Despite the remarkable boom in available cancer immunotherapies, there is still a wealth of ongoing research aimed at improving existing immunotherapies or identifying new ones. In order to successfully do either, researchers must broaden and deepen their understanding of cancer immunology. Most research investigating novel concepts in onco-immunology depends on models such as mouse models or two-dimensional (2D) cell culture, both of which have limitations.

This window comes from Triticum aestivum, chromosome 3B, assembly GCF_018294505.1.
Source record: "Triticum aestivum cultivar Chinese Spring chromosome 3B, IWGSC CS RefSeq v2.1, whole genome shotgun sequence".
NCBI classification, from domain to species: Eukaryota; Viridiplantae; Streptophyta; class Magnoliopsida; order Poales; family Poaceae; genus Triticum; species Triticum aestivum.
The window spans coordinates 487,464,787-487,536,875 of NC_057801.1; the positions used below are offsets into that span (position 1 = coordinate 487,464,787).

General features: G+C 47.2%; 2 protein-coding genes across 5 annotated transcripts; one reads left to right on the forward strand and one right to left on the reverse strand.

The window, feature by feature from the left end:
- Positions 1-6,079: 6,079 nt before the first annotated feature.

2D cell culture has been the method of choice for studying cancer cell biology and drug discovery since 1951, when a scientist at Johns Hopkins University obtained a sample of cervical cancer cells from a Black woman named Henrietta Lacks, without her consent as 1951 predates the concept of informed consent [2]. These cells were termed “HeLa” cells and their ability to grow indefinitely transformed cancer research. Scientists can now culture many cell types including immortalized cancer cell lines, immune cells, even primary human cells [3]. 2D cell culture offers many benefits, including low-cost, high-throughput capability, and the ability to use human cells to study human disease. However, this technique still requires growing cells on hard, rigid, plastic surfaces—conditions far removed from the tumor microenvironment that sustains cancer cell growth in physiological conditions. Under normal tumor circumstances, the tumor microenvironment consists of a heterogeneous and complex mix of cell types and extracellular matrix. A growing number of studies demonstrate that 2D culture systems severely alter cellular phenotypes and physiology [4,5]. This could partially explain why only 16% of drugs developed based on results in 2D systems find success in phase II and phase III clinical trials, with cancer therapies representing a substantial proportion of the failures [4].